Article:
Remote Control Cancer Killers
November 20, 2007 9:12 AM
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Sticky nanoparticles find tumor cells where they can be used to release drugs straight to the culprit
Building on past research with sticky nanoparticles, scientists at MIT have developed a method of delivering drugs straight to tumor cells. Previously the particles, which flow discretely through the bloodstream adhering only to tumorous cells, helped visualize tumors via magnetic resonance imaging. Now, using electromagnetic wave pulses, the same particles could be used to bomb the tumor cells with drugs.
The researches found that they could use the superparamagnetic properties of certain nanoparticles to activate, or in this case destroy, bonds holding drug molecules to the particles. Superparamagenetic materials have the property of giving off heat when exposed to a magnetic field.
The researchers used low-frequency wave pulses with frequencies between 350 and 400 kilohertz. These frequencies are much lower than much-feared microwaves, and pass harmlessly through the body, affecting only the nanoparticle delivery vehicles.
The microscopic drug tethers are made from strands of DNA. What makes the DNA molecule a good choice is that it can be created to melt with different amounts of heat based on strand lengths and coding. This could allow each particle to have several kinds of drug molecules attached to it, thus safely customizing treatment by simply modulated the pulse's frequency.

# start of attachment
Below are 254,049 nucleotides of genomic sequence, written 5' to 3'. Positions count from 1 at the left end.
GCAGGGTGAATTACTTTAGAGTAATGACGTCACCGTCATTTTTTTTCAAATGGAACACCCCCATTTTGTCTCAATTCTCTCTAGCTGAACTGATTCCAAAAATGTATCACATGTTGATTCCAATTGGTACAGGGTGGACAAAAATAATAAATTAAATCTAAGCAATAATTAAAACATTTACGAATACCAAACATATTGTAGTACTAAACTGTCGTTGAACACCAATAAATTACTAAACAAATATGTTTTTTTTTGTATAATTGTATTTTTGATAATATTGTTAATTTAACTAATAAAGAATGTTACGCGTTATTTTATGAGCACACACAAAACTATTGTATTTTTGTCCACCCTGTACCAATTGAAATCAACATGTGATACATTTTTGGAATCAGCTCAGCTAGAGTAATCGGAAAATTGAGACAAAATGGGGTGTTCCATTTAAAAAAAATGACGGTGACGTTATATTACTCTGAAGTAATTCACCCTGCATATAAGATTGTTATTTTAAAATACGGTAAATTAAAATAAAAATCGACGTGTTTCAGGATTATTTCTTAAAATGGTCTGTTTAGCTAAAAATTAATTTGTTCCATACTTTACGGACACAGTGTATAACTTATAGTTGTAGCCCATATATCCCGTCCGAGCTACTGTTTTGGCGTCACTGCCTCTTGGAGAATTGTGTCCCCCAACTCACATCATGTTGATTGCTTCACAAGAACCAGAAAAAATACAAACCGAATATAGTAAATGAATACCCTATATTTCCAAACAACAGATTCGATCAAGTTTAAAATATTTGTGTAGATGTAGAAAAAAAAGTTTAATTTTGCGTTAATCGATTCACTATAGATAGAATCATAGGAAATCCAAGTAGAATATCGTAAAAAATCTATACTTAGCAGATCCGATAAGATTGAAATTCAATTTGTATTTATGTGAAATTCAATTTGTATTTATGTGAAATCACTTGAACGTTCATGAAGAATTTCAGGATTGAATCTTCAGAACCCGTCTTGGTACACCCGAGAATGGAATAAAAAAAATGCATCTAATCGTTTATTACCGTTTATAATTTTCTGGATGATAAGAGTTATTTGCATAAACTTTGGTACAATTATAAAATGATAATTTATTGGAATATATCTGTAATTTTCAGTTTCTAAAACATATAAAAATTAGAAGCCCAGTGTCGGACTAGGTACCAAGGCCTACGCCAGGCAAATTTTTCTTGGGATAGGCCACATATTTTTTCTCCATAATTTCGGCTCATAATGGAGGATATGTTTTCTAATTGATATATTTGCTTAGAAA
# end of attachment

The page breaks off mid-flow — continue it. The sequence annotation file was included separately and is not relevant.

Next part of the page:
Though tests in the lab involving mice and implanted faux-tumors saturated with the drug bomb nanoparticles have been successful, the team of researchers is still doing work to guarantee that enough of the drug-ferrying particles will clump together inside of a tumor naturally to be effective.
"Our overall goal is to create multi-functional nanoparticles that home to a tumor, accumulate, and provide customizable remotely activated drug delivery right at the site of the disease," said Sangeeta Bhatia, M.D., Ph.D, an associate professor at the Harvard-MIT Division of Health Science and Technology and MIT's Department of Electrical Engineering and Computer Science.
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11/20/2007 8:20:11 PM
Like you said, cancer is a very different kind of disease than polio and the others. Since it's caused by the malfunction of the body's own cells, as opposed to a pathogen, it makes the creation of preventative treatments an
difficult prospect. Personally, I'm thrilled to be making advances in treating tumor period. If someday someone thinks of a radical new way to prevent them altogether, even better.
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